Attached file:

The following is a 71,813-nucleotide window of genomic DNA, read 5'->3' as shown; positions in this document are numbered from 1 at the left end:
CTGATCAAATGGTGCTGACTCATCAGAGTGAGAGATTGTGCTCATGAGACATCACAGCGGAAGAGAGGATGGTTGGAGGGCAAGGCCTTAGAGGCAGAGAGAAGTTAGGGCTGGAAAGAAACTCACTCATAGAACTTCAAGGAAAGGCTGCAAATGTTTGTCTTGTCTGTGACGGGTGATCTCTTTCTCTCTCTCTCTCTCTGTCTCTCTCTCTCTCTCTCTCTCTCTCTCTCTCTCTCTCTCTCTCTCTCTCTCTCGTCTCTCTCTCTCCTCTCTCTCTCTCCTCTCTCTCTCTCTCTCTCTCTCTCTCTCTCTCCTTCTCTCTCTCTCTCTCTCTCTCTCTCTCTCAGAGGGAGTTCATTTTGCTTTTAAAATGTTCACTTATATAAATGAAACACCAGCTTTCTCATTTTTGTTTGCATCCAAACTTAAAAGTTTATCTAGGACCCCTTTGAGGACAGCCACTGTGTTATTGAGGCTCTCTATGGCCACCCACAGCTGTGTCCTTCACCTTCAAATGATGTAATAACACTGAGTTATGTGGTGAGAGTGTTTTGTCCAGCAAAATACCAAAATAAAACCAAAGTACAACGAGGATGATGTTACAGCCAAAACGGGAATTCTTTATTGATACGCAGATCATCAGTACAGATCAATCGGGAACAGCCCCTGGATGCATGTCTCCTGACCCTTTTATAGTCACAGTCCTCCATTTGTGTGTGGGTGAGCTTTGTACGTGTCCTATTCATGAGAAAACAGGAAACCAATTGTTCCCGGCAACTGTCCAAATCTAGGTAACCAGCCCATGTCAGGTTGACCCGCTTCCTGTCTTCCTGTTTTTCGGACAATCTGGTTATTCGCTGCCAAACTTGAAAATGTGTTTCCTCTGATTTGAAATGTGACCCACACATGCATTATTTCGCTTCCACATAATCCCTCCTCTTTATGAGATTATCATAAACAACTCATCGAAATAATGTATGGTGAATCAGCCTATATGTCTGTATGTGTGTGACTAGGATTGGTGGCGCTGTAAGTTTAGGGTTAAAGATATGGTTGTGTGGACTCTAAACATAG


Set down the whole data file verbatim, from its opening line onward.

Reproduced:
The following is a 71,813-nucleotide window of genomic DNA, read 5'->3' as shown; positions in this document are numbered from 1 at the left end:
CTGATCAAATGGTGCTGACTCATCAGAGTGAGAGATTGTGCTCATGAGACATCACAGCGGAAGAGAGGATGGTTGGAGGGCAAGGCCTTAGAGGCAGAGAGAAGTTAGGGCTGGAAAGAAACTCACTCATAGAACTTCAAGGAAAGGCTGCAAATGTTTGTCTTGTCTGTGACGGGTGATCTCTTTCTCTCTCTCTCTCTCTGTCTCTCTCTCTCTCTCTCTCTCTCTCTCTCTCTCTCTCTCTCTCTCTCTCTCTCGTCTCTCTCTCTCCTCTCTCTCTCTCCTCTCTCTCTCTCTCTCTCTCTCTCTCTCTCTCCTTCTCTCTCTCTCTCTCTCTCTCTCTCTCTCAGAGGGAGTTCATTTTGCTTTTAAAATGTTCACTTATATAAATGAAACACCAGCTTTCTCATTTTTGTTTGCATCCAAACTTAAAAGTTTATCTAGGACCCCTTTGAGGACAGCCACTGTGTTATTGAGGCTCTCTATGGCCACCCACAGCTGTGTCCTTCACCTTCAAATGATGTAATAACACTGAGTTATGTGGTGAGAGTGTTTTGTCCAGCAAAATACCAAAATAAAACCAAAGTACAACGAGGATGATGTTACAGCCAAAACGGGAATTCTTTATTGATACGCAGATCATCAGTACAGATCAATCGGGAACAGCCCCTGGATGCATGTCTCCTGACCCTTTTATAGTCACAGTCCTCCATTTGTGTGTGGGTGAGCTTTGTACGTGTCCTATTCATGAGAAAACAGGAAACCAATTGTTCCCGGCAACTGTCCAAATCTAGGTAACCAGCCCATGTCAGGTTGACCCGCTTCCTGTCTTCCTGTTTTTCGGACAATCTGGTTATTCGCTGCCAAACTTGAAAATGTGTTTCCTCTGATTTGAAATGTGACCCACACATGCATTATTTCGCTTCCACATAATCCCTCCTCTTTATGAGATTATCATAAACAACTCATCGAAATAATGTATGGTGAATCAGCCTATATGTCTGTATGTGTGTGACTAGGATTGGTGGCGCTGTAAGTTTAGGGTTAAAGATATGGTTGTGTGGACTCTAAACATAG